Pectinaria kanabinos, Hutchings & Peart, 2002

Hutchings, P. & Peart, R., 2002, A Review of the Genera of Pectinariidae (Polychaeta) Together with a Description of the Australian Fauna, Records of the Australian Museum 54, pp. 99-127: 121

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Pectinaria kanabinos


Pectinaria kanabinos   n.sp.

Figs. 11C–D, 12E–F, 13, 16A–B, 17A–C, Tables 4, 6

Type material. HOLOTYPE: 1, AM W25616 View Materials *, 1975, 14 mm long, 3 & 2 mm wide   . PARATYPES: 1, AM W8534 *, 1975, 16 mm long, 4 & 2 mm wide; 1   , AM W8535 *, 1975, 18 mm long, 3 & 2 mm wide; 1   , BMNH 2001.67 *, 26.xi. 1975, 15 mm long, 4 & 2 mm wide   .

Type locality. Queensland, Calliope River, north of Gladstone , 24°01'S 150°59'E, collected by P. Saenger. GoogleMaps  

Additional material examined. NEW SOUTH WALES: Lake Macquarie, Black Neds Bay , 32°59'S 151°38'E, 1, AM W7724 GoogleMaps   *. QUEENSLAND: Halifax Bay, north of Townsville , 19°10'S 146°38'E, 5 m, i.1977, 1, AM W202174 GoogleMaps   ; 5 m, vii.1977, 2, AM W202186   *; 5 m, vi.1977, 1, AM W202174   ; 2 m, i.1977, 1, AM W202176   *. Material examined ranged from 10 to 24 mm long & 1 to 5 & 0.5 to 3 mm wide   .

Description. Preserved specimen grey to pale cream in colour, body not robust. Rim of cephalic veil with 15 long cirri tapering evenly to fine thread-like tips. Cephalic veil completely free from operculum forming dorsal semi-circle surrounding numerous peristomial palps. Peristomial palps papillose, thick and numerous.

Raised opercular margin well developed and smooth. Operculum with 14 pairs of paleae, pale, clear, pointed gradually tapering to fine tips, curved dorsally, long ( Fig. 16A).

First pair of tentacular cirri inserted on anterior edge of segment 2. Ventral ridge connecting second pair of tentacular cirri on segment 3 incised to form glandular lobes. Chaetiger 2 with anteroventral lobe large and broad; anterior margin of lobe smooth; posterodorsal lobe absent. Two pairs of well-developed, comb-like, stalked branchiae, consisting of loose, flat lamellae, lying flattened against the body.

Chaetigers 1 to 3 (segments 5 to 7) with notopodia and notochaetae only. Chaetigers 4 to 16 with both notopodia, neuropodia, notochaetae and neurochaetae. Notopodia and notochaetae of chaetigers 1 to 3 and 15 to 17 reduced in size compared to those on chaetigers 4 to 14. Chaetiger 17 with notopodia and notochaetae only. Notochaetae capillaries of varying length with one margin strongly pectinated ( Figs. 11C–D, 17A). Neuropodia wedge-shaped, with rounded margins from midbody onwards, posteriorly the ventrolateral margins becoming hook-shaped. Neurochaetae with major teeth arranged in two vertical rows with about 12 teeth per row, although the basal teeth are small and difficult to count ( Figs. 12E–F, 17B–C).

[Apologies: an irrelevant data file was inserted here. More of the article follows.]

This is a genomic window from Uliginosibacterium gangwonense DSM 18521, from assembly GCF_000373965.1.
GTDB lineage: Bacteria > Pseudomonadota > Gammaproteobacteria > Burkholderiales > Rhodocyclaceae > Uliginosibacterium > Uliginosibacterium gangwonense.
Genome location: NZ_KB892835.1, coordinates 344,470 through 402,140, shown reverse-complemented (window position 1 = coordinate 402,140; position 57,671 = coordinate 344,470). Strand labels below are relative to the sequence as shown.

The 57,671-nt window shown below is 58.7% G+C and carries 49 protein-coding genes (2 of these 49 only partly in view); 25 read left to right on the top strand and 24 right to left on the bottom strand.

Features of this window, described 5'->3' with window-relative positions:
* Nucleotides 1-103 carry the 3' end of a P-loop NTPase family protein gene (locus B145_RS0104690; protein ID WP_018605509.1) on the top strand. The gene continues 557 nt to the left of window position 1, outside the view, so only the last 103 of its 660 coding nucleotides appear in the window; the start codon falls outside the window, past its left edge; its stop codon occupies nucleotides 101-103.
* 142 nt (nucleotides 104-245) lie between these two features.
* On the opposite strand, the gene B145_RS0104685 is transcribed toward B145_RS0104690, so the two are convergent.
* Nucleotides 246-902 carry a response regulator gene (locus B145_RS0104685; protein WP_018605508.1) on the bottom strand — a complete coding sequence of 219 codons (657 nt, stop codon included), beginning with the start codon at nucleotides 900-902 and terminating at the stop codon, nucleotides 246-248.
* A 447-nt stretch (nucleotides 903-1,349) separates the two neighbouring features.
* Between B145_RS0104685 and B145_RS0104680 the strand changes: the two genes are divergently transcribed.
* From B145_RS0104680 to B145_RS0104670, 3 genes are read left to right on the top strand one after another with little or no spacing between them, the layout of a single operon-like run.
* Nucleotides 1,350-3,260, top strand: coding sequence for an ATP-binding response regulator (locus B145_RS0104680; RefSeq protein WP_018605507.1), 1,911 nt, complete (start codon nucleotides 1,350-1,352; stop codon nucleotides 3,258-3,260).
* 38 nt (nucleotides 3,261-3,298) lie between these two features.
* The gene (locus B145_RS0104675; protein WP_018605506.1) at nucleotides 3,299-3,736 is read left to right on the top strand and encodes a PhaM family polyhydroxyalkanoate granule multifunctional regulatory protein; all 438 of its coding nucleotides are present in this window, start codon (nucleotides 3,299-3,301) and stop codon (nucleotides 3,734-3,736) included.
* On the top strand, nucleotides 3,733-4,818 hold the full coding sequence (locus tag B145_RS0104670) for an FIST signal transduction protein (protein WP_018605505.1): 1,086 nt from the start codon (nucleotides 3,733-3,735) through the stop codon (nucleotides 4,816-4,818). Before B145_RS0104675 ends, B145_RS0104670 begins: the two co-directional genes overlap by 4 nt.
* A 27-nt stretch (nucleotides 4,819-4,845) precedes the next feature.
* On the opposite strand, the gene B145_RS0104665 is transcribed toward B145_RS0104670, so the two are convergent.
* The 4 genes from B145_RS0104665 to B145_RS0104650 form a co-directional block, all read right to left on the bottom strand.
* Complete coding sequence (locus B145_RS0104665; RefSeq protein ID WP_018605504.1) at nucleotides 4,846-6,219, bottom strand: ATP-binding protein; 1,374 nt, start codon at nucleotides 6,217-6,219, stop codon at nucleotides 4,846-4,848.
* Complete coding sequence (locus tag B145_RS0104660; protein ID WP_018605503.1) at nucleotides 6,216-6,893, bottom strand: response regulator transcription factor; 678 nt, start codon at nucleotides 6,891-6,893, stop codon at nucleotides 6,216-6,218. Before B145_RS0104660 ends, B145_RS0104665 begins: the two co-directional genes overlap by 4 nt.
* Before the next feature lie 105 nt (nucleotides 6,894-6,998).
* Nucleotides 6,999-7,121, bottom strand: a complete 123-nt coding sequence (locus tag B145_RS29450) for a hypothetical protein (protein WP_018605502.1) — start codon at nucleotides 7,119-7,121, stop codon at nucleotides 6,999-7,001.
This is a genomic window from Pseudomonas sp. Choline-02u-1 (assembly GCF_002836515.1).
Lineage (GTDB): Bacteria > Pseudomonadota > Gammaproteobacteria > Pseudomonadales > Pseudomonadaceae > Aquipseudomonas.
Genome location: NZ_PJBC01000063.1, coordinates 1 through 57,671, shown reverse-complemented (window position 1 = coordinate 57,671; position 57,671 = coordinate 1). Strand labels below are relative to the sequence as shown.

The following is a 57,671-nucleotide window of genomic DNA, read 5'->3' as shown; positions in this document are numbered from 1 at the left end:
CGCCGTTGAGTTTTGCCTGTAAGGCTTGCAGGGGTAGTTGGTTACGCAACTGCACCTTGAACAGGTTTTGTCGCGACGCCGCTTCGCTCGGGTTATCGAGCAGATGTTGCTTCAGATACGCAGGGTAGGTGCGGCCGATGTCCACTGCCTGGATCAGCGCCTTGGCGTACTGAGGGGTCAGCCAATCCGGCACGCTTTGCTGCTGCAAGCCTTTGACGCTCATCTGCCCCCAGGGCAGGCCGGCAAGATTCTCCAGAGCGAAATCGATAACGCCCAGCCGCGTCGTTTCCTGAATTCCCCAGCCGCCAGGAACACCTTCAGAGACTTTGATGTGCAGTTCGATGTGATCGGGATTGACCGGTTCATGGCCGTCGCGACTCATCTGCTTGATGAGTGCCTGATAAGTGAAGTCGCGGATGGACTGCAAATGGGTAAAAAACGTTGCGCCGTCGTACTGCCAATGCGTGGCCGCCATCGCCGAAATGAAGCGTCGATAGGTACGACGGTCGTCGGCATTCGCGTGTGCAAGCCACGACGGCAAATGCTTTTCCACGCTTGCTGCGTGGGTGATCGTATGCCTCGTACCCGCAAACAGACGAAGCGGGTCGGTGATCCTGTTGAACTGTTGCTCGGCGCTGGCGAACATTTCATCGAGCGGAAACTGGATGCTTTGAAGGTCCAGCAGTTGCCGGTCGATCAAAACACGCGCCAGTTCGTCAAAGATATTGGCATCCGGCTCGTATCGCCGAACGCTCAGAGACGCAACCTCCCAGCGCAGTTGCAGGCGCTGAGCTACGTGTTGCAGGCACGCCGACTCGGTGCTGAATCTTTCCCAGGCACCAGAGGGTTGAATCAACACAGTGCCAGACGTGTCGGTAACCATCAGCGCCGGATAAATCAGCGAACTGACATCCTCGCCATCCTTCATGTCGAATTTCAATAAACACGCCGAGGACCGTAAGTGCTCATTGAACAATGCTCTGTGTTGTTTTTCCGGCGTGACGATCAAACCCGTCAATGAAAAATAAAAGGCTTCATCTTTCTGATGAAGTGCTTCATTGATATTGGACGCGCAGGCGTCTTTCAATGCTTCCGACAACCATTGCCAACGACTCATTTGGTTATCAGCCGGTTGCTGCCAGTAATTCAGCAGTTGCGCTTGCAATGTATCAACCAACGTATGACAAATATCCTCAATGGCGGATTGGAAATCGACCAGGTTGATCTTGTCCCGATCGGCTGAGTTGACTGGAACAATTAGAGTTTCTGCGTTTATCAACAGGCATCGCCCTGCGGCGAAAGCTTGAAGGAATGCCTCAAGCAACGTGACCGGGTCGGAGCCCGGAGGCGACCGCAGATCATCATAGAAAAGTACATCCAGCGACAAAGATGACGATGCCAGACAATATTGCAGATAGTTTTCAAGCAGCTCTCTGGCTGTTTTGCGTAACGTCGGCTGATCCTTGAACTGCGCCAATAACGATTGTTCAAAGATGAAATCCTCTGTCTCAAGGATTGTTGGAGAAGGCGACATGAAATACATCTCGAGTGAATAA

Posterior scaphe and abdomen distinctly separated. Posterior 5 segments fused to form a scaphe which is longer than broad, with crenulated margins. Scaphal hooks present, 5 pairs, fine, small, pale, colourless ( Fig. 9F).

Glandular areas present as small pad-like areas on each segment present laterally along entire body length, and welldeveloped mid ventral glandular area between segments 2 and 3. Nephridial papillae not observed.

Variation. The number of cirri on the cephalic veil present varies from 10 to 16, 12–14 pairs of paleae and 4–6 pairs of scaphal hooks and does not appear to be related to animal size.

Remarks. Pectinaria kanabinos   n.sp. can be distinguished from all other described species of Pectinaria   by the following combination of characters: 10–16 cephalic cirri on the cephalic veil, 12 to 14 pairs of acute, needle-like paleae, and 4 to 6 pairs of fine scaphal hooks (see Table 4). The shape of the paleae is characteristic. Other species with fine paleae are P. meredithi   Long, 1973, P. papillosa Caullery, 1944   , P. profunda Caullery, 1944   and P. californiensis Hartman, 1941   . All these species have a larger number of cirri on the cephalic veil, and more pairs of paleae and scaphal hooks than P. kanabinos   , which for these reasons we describe as a new species.

Etymology. The specific name kanabinos   is from the Greek word meaning long and slender, which describes the paleae of this species.

Distribution. Species described from two locations in Queensland, and one specimen collected from Lake Macquarie, New South Wales ( Fig. 10).

Habitat. Sheltered bays or rivers, with muddy sediments, in shallow depths.


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